Shoebox-sized satellites built in the UK to be launched this month
The nanosatellites have on-board technology that can predict the locations of boats and track their whereabouts.
Two nanosatellites built in the UK will launch later this month, joining a fleet of more than 100 objects in low Earth orbit that predict global trade movements.
The nanosatellites are two of four made by Spire Global UK and backed by more than £6 million of government investment, and will take off on the Russian Soyuz launcher on 24 September. The other two will be aboard an Indian PSLV launcher, due for launch on 1 November.
The nanosatellites have on-board intelligent machine-learning algorithms that can predict the locations of boats, track their whereabouts and their estimated arrival times at ports. This allows port businesses and authorities to manage busy docks safely.
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Staff design and build all the sub-systems, and integrate and test the whole spacecraft at the company’s Glasgow headquarters.
Despite only being the size of a shoebox, the nanosatellites can do almost everything a conventional satellite does.
Graham Turnock, chief executive of the UK Space Agency, said: “Nanosatellites weigh less than a piece of cabin luggage, but are enormously powerful in what they can do.
“These four Spire satellites are aimed at making trade hyper-accurate, with technology that makes business more cost effective and efficient.
“Scotland’s space sector is booming. Our membership of ESA [the European Space Agency] is benefiting companies across the UK, and we are committed to supporting the space economy in every region.”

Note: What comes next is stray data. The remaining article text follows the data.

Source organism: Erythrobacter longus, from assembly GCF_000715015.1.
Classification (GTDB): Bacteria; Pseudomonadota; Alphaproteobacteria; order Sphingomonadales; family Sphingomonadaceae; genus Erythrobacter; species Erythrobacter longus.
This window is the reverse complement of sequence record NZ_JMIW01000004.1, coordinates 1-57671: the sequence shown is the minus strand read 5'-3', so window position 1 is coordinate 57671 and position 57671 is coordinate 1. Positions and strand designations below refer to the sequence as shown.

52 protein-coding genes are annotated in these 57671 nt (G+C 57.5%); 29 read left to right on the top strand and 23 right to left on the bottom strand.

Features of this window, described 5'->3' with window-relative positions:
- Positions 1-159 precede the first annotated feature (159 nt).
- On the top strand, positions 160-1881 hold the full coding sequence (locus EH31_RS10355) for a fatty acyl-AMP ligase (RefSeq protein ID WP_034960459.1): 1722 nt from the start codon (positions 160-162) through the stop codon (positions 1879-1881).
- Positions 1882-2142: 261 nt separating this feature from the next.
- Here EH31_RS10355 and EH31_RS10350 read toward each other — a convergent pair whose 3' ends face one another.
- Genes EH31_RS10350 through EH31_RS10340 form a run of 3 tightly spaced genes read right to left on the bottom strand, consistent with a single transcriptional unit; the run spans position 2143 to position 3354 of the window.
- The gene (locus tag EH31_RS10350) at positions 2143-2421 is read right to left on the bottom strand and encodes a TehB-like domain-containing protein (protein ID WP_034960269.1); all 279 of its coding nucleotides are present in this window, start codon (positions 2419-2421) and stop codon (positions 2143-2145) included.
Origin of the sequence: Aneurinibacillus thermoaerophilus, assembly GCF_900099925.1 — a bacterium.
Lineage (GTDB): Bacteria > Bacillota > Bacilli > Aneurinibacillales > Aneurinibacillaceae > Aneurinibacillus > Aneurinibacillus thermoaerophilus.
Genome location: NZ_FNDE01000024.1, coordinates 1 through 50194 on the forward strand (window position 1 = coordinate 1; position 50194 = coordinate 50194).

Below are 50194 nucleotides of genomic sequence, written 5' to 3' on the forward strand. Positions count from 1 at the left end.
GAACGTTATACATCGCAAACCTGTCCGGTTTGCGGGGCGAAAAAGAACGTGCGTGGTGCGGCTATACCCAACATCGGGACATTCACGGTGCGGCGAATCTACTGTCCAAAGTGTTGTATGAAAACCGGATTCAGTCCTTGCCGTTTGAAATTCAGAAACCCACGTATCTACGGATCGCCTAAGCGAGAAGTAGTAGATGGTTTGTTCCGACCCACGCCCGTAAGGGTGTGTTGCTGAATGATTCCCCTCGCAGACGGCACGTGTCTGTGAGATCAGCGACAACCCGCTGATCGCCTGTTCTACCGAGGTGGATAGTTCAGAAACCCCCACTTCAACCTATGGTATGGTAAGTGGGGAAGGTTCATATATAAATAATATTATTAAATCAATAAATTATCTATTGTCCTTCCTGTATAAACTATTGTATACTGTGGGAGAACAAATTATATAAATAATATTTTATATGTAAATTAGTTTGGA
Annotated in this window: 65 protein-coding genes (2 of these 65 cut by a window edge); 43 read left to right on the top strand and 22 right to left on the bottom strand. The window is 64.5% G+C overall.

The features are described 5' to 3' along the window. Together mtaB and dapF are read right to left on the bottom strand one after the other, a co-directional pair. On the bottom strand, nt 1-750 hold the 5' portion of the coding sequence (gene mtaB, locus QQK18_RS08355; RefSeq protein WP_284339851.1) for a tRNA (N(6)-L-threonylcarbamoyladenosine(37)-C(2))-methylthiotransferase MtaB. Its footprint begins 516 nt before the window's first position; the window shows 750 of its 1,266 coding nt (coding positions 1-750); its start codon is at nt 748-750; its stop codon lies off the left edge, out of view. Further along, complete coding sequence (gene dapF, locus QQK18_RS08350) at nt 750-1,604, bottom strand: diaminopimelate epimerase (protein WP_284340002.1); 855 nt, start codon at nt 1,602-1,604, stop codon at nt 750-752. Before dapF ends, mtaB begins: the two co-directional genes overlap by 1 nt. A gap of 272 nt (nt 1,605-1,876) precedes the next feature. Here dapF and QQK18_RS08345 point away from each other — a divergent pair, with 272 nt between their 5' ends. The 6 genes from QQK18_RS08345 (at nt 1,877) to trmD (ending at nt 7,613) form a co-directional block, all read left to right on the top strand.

Spire Global UK is a satellite-powered data company that provides predictive analysis of global shipping, aviation and weather forecasting.
The services have been developed under a European Space Agency Pioneer programme, which is a partnership project co-funded by the UK Space Agency.
Reader Q&A: What altitude must satellites reach to stay permanently in orbit?Asked by: Ludo Webb, Manorhamilton
Getting satellites into orbit is hard enough - they need to be hurled into space with enough energy to reach around 26,000km/h. But staying in orbit means avoiding losing energy to the Earth's atmospheric drag. While the official threshold of space is 100km above the Earth, the effects of the atmosphere can be detected much higher.
Even Hubble, which orbits at almost 600km, could be brought down by the creeping effect of drag. Only satellites in orbits several tens of thousands of kilometres above the Earth can be regarded as effectively permanent, though even they are not totally immune to atmospheric drag.